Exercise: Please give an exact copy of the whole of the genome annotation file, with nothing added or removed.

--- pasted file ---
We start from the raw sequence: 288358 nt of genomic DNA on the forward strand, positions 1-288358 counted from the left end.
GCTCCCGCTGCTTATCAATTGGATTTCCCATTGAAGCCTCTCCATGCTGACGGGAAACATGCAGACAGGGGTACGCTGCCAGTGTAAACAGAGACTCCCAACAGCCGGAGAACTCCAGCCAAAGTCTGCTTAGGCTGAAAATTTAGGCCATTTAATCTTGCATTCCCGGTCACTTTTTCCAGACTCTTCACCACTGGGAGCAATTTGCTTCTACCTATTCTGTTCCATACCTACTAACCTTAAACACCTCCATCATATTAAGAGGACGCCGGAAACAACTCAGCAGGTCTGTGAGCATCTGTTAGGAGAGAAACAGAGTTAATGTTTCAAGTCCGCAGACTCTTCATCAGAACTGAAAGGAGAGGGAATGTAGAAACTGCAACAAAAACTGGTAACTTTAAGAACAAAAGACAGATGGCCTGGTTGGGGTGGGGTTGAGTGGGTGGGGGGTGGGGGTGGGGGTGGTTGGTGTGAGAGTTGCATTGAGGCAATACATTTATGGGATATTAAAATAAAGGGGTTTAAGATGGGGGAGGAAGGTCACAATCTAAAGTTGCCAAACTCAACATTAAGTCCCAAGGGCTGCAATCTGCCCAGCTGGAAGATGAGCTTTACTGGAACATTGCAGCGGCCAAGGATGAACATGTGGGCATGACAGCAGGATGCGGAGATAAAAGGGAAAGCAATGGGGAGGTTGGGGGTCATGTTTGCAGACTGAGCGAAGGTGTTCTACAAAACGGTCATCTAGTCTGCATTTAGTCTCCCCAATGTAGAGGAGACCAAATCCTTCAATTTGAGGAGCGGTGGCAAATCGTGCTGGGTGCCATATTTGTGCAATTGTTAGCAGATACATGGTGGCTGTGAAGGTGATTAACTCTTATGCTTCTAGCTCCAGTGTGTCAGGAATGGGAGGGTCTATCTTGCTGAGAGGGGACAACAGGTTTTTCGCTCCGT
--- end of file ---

We start from the raw sequence: 288358 nt of genomic DNA on the forward strand, positions 1-288358 counted from the left end.
GCTCCCGCTGCTTATCAATTGGATTTCCCATTGAAGCCTCTCCATGCTGACGGGAAACATGCAGACAGGGGTACGCTGCCAGTGTAAACAGAGACTCCCAACAGCCGGAGAACTCCAGCCAAAGTCTGCTTAGGCTGAAAATTTAGGCCATTTAATCTTGCATTCCCGGTCACTTTTTCCAGACTCTTCACCACTGGGAGCAATTTGCTTCTACCTATTCTGTTCCATACCTACTAACCTTAAACACCTCCATCATATTAAGAGGACGCCGGAAACAACTCAGCAGGTCTGTGAGCATCTGTTAGGAGAGAAACAGAGTTAATGTTTCAAGTCCGCAGACTCTTCATCAGAACTGAAAGGAGAGGGAATGTAGAAACTGCAACAAAAACTGGTAACTTTAAGAACAAAAGACAGATGGCCTGGTTGGGGTGGGGTTGAGTGGGTGGGGGGTGGGGGTGGGGGTGGTTGGTGTGAGAGTTGCATTGAGGCAATACATTTATGGGATATTAAAATAAAGGGGTTTAAGATGGGGGAGGAAGGTCACAATCTAAAGTTGCCAAACTCAACATTAAGTCCCAAGGGCTGCAATCTGCCCAGCTGGAAGATGAGCTTTACTGGAACATTGCAGCGGCCAAGGATGAACATGTGGGCATGACAGCAGGATGCGGAGATAAAAGGGAAAGCAATGGGGAGGTTGGGGGTCATGTTTGCAGACTGAGCGAAGGTGTTCTACAAAACGGTCATCTAGTCTGCATTTAGTCTCCCCAATGTAGAGGAGACCAAATCCTTCAATTTGAGGAGCGGTGGCAAATCGTGCTGGGTGCCATATTTGTGCAATTGTTAGCAGATACATGGTGGCTGTGAAGGTGATTAACTCTTATGCTTCTAGCTCCAGTGTGTCAGGAATGGGAGGGTCTATCTTGCTGAGAGGGGACAACAGGTTTTTCGCTCCGT